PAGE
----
Jayachamarajendra Art Gallery, one of the best art galleries in South India, exhibits excellent collection of paintings and artefacts that once belonged to the Wodeyars of Mysore. It also displays some remarkable selections of paintings by Raja Ravi Verma, Nicholas Roerich and traditional paintings in the Mysore style.
This art gallery displays an immensely rich collection presenting a peek into the world of royals and bygone eras. The collection of paintings in the gallery exceeds 2000 in number and these belong to different Indian styles of painting like Mysore, Mughal and Shantiniketan. Some of painters whose works are exhibited here include Nikolai Roerich, Svetoslav Roerich and Rabindranath Tagore and Abanindranath Tagore. Along with paintings, the art gallery also displays an exotic collection of war weaponry, musical instruments and various other artefacts which were once an intricate part of Royal lifestyle.
Built across the River Kaveri, these beautiful gardens are spread over 150 acres of land and were modelled after the Shalimar gardens of Kashmir. The beauty of these gardens multiplies in the evenings when the fountains light up in various colours.
Brindavan Gardens, one of the best gardens in South India, is world famous for its ethereal beauty, grandeur and illumination/ musical fountain. Modelled on the design of the Shalimar Gardens of Kashmir, the Brindavan Garden is enriched with a number of terraces, parterres, fountains, running and cascading water channels, water chutes, lush green lawns, flower beds, shrubs and trees. Special attractions include the 'Dancing Fountains'. At night the gardens are transformed into a kind of fairy land when the concealed lights near the flower beds and fountains are turned on and add a new dimension to the garden.
The Chamundeshwari Temple is a Hindu temple located on the top of Chamundi Hills in Mysore. The temple was named after Chamundeshwari or Durga, the fierce form of Shakti, a tutelary deity held in reverence for centuries by Mysore Maharajas.
Chamundi Hill is named after Goddess Chamundi who is believed to be the incarnation of Parvati, the consort of Lord Shiva. The hill can be reached by a 13 km road or by climbing up the 1,000 steps, where stands the beautiful tall Gopuram of the temple, one of the best examples of the Dravidian school of architecture. Halfway up along the stone steps is Nandi, Lord Shiva's Bull, a majestic 4.8 meters monolith. At the top is the 12th century temple of Chamundeshwari, the patron goddess of the Wodeyars. Close to the temple is the gigantic statue of the demon Mahishasura. The summit offers a panoramic view of Mysore's lakes, parks and palaces.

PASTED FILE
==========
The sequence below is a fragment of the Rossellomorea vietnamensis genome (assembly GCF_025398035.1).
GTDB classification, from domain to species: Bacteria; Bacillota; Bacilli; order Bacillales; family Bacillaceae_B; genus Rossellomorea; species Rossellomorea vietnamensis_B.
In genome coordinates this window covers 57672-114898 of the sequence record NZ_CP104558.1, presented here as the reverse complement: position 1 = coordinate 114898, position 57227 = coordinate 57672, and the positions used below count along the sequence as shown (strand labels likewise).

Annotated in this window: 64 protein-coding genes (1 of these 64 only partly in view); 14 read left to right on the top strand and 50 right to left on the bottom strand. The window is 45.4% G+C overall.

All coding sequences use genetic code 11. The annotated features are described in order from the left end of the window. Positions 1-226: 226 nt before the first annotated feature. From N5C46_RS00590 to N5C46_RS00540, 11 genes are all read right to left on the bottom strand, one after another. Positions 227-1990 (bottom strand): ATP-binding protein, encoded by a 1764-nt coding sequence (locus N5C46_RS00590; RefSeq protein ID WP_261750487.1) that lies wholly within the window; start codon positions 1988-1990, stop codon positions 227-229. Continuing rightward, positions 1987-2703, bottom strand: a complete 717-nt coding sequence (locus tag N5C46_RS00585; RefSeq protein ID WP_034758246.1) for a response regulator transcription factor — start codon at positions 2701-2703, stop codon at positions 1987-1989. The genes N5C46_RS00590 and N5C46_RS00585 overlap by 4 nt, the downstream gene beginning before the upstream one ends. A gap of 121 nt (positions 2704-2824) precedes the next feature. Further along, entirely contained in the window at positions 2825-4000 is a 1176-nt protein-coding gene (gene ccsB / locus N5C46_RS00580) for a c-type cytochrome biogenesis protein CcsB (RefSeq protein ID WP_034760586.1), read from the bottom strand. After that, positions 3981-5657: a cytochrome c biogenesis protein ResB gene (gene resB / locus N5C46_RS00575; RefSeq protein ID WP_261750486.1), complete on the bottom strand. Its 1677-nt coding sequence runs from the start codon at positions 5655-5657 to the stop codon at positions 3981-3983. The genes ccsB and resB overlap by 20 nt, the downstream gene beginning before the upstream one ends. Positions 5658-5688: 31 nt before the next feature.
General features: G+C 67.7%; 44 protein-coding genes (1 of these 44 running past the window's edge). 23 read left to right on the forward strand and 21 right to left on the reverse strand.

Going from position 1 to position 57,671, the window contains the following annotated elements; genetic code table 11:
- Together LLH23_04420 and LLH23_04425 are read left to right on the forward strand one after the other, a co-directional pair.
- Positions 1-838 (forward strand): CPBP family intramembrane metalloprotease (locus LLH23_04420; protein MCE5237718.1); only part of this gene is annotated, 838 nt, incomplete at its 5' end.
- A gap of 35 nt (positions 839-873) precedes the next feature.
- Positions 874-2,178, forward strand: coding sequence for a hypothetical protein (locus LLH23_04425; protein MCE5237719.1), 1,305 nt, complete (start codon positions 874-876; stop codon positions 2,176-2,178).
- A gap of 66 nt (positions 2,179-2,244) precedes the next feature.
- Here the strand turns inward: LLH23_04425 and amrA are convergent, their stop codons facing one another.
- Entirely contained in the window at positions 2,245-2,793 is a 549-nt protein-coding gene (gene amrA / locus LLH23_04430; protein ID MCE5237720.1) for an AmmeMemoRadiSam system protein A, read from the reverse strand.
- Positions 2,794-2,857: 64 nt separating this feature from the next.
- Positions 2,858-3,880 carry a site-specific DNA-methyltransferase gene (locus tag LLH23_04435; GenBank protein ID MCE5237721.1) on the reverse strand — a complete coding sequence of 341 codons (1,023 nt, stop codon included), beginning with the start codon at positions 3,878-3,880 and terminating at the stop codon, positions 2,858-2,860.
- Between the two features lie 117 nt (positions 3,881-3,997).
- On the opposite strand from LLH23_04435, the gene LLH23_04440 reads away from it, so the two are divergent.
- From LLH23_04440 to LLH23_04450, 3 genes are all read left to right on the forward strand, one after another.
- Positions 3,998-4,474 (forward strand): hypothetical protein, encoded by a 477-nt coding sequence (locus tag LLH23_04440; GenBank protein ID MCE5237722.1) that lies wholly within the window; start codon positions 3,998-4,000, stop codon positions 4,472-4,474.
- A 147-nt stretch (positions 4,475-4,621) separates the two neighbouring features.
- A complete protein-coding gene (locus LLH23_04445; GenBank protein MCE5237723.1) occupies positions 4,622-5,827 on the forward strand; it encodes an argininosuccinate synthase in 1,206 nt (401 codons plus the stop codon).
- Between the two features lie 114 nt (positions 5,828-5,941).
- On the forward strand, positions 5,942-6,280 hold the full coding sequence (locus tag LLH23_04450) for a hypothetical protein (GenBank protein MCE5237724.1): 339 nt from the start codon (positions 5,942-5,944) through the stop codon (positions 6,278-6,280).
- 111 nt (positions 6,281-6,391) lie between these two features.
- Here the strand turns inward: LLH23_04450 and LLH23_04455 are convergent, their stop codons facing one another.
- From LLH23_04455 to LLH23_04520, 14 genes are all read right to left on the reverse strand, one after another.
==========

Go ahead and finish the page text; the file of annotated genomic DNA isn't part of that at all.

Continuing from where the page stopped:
Mysore Arts&Crafts Centre
Contacted local office via email, no information on the art&craft centre.
The Mysore zoo or Shri Chamarajendra Zoological Gardens is over a century old and has an interesting history of its own. The zoological gardens in Mysore were set up by Maharaja Chamaraja Wodeyar who is acclaimed as one of the architects of modern Mysore.
Mysore Zoo, one of the oldest zoos in the country, was started way back in 1892 as a private zoo attached to the palace. Though it is popularly called "Mysore Zoo", the official name is Shri Chamarajendra Zoological Gardens, named after its founding Maharaja Shri Chamarajendra Wodeyar. It is home to a wide range of wild species and the rich breed of flora and fauna. It also has an artificial lake, a beautiful bandstand, spacious enclosures, walk-throughs and a veterinary hospital. The zoo has a small museum which has exhibits of stuffed animals and an aquarium.
Ranganathittu Bird Sanctuary
Ranganathittu Bird Sanctuary is the largest bird sanctuary in the Karnataka. The sanctuary includes six islands on the River Kaveri and is an important nesting and breeding ground for the thousands of bird species.
The Bird Sanctuary at Ranganathittu owes its existence to the world famous ornithologist Dr. Salim Ali who convinced the Maharaja of Mysore in 1940 to declare Ranganathittu as a protected area. The sanctuary is home to a wide species of birds including cormorants, darters, white ibis, spoon billed storks, open billed storks, painted storks, white necked storks, egrets, herons, terns, swallows, kingfishers, sandpiper etc. There are a few mammals in the sanctuary like fruit bats, bonnet macaques, palm civets, common mongoose and common otters. Marsh crocodiles make up the reptile population of the sanctuary.